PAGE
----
Scripture Focus: Jeremiah 10.11-14
11 “Tell them this: ‘These gods, who did not make the heavens and the earth, will perish from the earth and from under the heavens.’ ”
12 But God made the earth by his power;
he founded the world by his wisdom
and stretched out the heavens by his understanding.
13 When he thunders, the waters in the heavens roar;
he makes clouds rise from the ends of the earth.
He sends lightning with the rain
and brings out the wind from his storehouses.
14 Everyone is senseless and without knowledge;
every goldsmith is shamed by his idols.
The images he makes are a fraud;
they have no breath in them.
Reflection: Idolatry as Parody
By John Tillman
Jeremiah encouraged idolaters to look again at God compared to their idols.
God made the world:
God’s spirit hovered over chaotic nothingness and, by his words, the earth came to be. By his power the mountains were lifted. By his wisdom heavenly bodies took their places. By his understanding the hidden realities of DNA strands, quantum particles, and things science has yet to discover were created. God calls us to serve him, but it is actually he who serves us.
Humans make idols:
Our spirits, disconnected from God, sink in chaos and we are desperate to ground ourselves in something tangible. In our weakness we cast about for symbols of strength (that will yield to our whims). In foolishness we mold realities that center on our needs. In ignorance we claim perfect knowledge and understanding, cutting out of our lives anything that contradicts us. We make our idols to serve us, but we end up serving them.
We become like our idols: fraudulent, shameful, unable to think, and unable to respond. Our hearts harden and our ears tune out and our eyes glaze over.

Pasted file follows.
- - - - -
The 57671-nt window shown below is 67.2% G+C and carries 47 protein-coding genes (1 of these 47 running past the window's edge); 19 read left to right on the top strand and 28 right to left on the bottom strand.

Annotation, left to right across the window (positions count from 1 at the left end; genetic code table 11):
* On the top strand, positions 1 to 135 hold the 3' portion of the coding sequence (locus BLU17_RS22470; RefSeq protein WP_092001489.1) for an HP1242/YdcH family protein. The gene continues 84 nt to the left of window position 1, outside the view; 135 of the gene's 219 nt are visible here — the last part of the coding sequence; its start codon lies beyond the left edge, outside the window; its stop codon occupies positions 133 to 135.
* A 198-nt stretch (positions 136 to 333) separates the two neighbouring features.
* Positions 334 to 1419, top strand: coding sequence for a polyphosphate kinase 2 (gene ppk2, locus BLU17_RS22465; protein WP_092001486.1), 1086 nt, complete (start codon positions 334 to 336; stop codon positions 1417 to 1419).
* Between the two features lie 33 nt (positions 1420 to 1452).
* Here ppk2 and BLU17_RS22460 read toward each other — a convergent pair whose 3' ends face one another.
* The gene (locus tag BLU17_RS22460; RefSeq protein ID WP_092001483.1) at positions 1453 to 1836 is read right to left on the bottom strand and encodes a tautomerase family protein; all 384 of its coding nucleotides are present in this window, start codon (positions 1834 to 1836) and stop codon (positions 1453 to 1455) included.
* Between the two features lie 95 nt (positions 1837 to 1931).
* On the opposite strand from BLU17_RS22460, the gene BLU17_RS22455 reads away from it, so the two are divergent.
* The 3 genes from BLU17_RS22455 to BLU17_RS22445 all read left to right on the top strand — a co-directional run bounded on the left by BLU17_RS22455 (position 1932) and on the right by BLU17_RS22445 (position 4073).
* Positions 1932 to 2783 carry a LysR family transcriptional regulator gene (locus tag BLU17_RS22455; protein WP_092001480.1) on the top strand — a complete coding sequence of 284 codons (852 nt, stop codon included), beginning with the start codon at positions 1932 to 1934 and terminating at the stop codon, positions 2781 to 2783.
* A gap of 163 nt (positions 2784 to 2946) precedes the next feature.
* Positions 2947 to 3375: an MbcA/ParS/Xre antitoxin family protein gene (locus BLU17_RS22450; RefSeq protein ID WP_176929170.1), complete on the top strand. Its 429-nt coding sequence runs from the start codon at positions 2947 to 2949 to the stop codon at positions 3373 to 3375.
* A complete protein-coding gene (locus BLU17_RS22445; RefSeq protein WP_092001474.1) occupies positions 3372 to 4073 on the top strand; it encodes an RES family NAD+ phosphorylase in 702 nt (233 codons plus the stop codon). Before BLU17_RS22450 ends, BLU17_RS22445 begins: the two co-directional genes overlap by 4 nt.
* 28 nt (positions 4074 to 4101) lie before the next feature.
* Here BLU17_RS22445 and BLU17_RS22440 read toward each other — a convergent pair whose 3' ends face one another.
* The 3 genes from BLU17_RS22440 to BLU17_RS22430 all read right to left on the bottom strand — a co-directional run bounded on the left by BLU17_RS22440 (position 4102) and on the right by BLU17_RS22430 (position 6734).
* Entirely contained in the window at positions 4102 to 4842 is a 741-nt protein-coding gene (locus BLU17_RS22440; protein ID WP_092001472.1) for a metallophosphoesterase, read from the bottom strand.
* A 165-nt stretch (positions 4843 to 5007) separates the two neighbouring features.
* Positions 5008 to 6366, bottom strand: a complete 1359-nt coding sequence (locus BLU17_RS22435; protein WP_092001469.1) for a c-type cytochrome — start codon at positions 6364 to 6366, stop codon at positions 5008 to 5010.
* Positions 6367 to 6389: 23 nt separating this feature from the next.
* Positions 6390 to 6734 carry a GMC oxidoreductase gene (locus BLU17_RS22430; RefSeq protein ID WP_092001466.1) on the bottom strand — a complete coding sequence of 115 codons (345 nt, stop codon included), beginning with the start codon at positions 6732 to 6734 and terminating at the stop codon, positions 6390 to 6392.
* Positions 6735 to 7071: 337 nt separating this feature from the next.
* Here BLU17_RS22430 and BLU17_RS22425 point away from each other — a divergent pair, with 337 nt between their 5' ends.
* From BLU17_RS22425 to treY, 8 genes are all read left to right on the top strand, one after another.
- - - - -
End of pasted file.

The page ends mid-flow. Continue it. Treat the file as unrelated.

We think of idol-making as primitive and foolish. The Bible dumps scorn on the practice. It describes how foolish it is to make idols from worldly things when the world and everything in it was made by God. Idolaters worship the derivative rather than the original—the parody rather than the artist.
But are we that different from Jeremiah’s idolatrous audience?
Don’t we make idols of the things culture tells us are important? Careers? Sexual expression? Perfect spouses? Perfect bodies? Perfect families? Power? Influence? Politics? Don’t we pay and sacrifice, expecting these things to protect us, guide us, lead us, teach us?
Our idols make us senseless. God will give sight and hearing to the blind and the deaf.
Our idols make us ignorant. God will give wisdom to those who seek it.
Our idols shame us. God will lift up the humble.
Our idols defraud us. God will have mercy on us.
We need to, with regularity, search through the temples of our hearts for idols that slip in with our culture. No one is immune. No one has arrived. Bring out your idols and compare them to God. Then let him replace them with himself.
Divine Hours Prayer: The Greeting
Let the words of my mouth and the meditation of my heart be acceptable in your sight, O Lord, my strength and my redeemer. — Psalm 89.3-4
Read more about Cherishing Chaff
What chaff do we cherish or poison do we prize? A building? A politician? A charismatic leader? An institution?
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